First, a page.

A judge has ruled that a father's religious beliefs can not take precedence over his former's wife decision on where their children should be schooled.
Lord Justice Munby had heard at the Civil Court of Appeal that the parents were both part of the Chareidi community - the most conservative form of orthodox Judaism - in north London.
The family followed the religious rules during their 10 year marriage; not using the telephone, switching on lights or driving during the Sabbath.
But since their separation two years ago, the mother - who is said to have been ostracised by their former community - did not want their children to go to ultra-orthodox schools.
She was 'determined' that they should have the schooling she never had and that her education of choice would give them 'infinitely superior opportunities'. Her ex-husband had objected to his daughters attending mixed-sex schools, and having unrestricted access to social networks, the internet, television and 'certain newspapers'.
Lord Justice Munby rejected the father's appeal on the basis the dispute came down to whether the mother's views on education should prevail over the father's arguments based on his way of life.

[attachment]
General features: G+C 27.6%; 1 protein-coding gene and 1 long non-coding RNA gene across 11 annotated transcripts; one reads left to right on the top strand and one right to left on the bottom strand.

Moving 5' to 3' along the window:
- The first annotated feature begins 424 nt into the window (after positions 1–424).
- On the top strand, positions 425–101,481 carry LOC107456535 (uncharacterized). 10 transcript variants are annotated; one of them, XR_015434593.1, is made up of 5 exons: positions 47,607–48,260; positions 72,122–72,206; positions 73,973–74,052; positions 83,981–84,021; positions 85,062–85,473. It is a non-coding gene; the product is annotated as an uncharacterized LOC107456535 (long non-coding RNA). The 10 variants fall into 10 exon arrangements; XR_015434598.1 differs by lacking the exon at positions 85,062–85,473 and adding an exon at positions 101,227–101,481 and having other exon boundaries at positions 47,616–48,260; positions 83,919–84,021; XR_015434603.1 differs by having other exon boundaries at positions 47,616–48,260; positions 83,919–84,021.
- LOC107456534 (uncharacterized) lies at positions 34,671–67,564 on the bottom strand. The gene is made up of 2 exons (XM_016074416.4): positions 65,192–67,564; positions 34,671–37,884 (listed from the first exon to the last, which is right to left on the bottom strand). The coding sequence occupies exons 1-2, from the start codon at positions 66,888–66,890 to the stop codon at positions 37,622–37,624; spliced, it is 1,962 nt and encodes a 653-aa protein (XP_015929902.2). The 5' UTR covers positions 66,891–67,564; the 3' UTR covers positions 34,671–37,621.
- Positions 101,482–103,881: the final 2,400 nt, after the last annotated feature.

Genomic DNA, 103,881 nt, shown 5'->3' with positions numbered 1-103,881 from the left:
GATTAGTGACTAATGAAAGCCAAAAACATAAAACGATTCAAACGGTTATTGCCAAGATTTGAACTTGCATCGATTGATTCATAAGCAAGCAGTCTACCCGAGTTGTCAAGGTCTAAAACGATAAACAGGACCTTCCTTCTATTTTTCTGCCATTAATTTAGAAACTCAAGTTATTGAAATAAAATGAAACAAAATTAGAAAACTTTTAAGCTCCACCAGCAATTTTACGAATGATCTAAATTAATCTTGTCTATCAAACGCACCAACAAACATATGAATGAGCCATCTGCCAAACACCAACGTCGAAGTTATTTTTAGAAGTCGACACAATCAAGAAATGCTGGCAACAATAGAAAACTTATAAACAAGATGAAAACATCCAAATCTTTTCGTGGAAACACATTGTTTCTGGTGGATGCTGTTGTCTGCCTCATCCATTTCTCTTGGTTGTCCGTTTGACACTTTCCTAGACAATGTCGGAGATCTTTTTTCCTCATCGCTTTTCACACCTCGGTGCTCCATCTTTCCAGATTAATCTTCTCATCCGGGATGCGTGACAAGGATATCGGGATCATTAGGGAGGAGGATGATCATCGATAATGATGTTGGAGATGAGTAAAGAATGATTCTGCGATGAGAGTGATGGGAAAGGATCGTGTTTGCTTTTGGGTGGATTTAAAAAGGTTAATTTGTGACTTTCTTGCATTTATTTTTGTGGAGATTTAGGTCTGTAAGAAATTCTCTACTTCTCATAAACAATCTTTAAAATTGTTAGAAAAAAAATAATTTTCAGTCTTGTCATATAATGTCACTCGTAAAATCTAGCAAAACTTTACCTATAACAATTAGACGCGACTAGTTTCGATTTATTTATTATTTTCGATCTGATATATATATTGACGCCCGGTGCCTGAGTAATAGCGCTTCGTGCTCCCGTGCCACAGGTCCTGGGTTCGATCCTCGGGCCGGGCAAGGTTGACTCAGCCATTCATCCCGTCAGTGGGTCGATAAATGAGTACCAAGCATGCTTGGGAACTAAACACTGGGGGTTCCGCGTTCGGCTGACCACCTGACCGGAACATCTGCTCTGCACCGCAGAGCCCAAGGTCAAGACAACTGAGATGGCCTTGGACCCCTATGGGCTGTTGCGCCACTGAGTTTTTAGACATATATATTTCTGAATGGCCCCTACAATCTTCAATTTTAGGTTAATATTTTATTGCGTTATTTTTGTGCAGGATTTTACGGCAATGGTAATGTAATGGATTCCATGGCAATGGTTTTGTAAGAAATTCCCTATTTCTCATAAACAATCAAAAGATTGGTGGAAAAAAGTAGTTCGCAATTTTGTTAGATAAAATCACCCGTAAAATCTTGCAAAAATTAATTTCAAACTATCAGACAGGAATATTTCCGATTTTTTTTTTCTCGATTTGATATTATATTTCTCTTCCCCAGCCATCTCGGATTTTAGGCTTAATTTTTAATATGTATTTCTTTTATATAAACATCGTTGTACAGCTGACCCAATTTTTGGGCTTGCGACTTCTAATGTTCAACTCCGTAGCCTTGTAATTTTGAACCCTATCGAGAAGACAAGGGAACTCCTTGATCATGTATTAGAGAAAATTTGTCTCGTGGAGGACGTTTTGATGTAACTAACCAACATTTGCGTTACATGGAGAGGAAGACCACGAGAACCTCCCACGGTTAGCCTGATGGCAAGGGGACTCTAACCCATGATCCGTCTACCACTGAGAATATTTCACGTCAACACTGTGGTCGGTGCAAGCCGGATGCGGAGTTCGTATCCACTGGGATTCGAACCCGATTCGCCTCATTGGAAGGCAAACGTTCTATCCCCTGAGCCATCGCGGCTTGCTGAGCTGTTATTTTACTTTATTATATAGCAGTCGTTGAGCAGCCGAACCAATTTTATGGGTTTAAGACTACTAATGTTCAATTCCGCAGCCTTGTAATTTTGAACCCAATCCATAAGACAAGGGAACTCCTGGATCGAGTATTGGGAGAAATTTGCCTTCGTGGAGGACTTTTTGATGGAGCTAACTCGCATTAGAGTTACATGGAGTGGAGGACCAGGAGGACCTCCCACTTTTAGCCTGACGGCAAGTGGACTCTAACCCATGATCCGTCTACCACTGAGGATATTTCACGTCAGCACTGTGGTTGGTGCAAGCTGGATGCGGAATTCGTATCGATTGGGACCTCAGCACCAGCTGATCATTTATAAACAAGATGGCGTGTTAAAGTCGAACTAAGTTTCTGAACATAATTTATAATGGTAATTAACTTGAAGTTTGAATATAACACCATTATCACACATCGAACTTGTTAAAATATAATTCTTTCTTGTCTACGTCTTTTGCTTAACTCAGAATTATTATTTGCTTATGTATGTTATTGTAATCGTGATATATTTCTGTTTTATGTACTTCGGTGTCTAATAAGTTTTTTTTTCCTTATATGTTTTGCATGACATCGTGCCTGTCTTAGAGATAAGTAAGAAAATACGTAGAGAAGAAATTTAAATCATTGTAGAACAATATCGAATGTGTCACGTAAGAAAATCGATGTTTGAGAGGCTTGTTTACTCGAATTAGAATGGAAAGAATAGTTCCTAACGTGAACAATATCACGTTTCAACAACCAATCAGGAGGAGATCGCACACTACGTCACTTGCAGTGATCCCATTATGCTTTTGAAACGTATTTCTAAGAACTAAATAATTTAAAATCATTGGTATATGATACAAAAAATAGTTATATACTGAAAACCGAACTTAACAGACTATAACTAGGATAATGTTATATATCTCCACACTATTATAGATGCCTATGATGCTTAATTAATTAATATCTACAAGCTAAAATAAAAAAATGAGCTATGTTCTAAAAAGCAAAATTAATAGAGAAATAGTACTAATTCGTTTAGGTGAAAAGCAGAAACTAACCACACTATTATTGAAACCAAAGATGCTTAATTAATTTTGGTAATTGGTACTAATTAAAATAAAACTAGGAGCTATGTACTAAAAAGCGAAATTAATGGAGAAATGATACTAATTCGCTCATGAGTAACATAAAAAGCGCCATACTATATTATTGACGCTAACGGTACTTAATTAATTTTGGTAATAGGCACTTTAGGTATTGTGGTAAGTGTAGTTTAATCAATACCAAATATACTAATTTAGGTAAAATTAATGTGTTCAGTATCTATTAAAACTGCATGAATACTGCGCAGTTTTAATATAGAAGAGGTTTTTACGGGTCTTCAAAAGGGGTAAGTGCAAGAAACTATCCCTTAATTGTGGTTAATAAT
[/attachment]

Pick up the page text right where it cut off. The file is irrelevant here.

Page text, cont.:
He said that historic views that dads had a 'sacred right' over their children's education were no longer reflected in modern society.
He said he acknowledged that the issue was of 'transcendental importance' to the Chareidi community, but said it was a fundamental value of modern English society that 'every child should have equality of opportunity and to be able to grow into adulthood equipped to decide what kind of life they want to lead.'
The Telegraph reports that the court upheld a previous decision that the children's welfare would be best served by their mother's proposals for their education.
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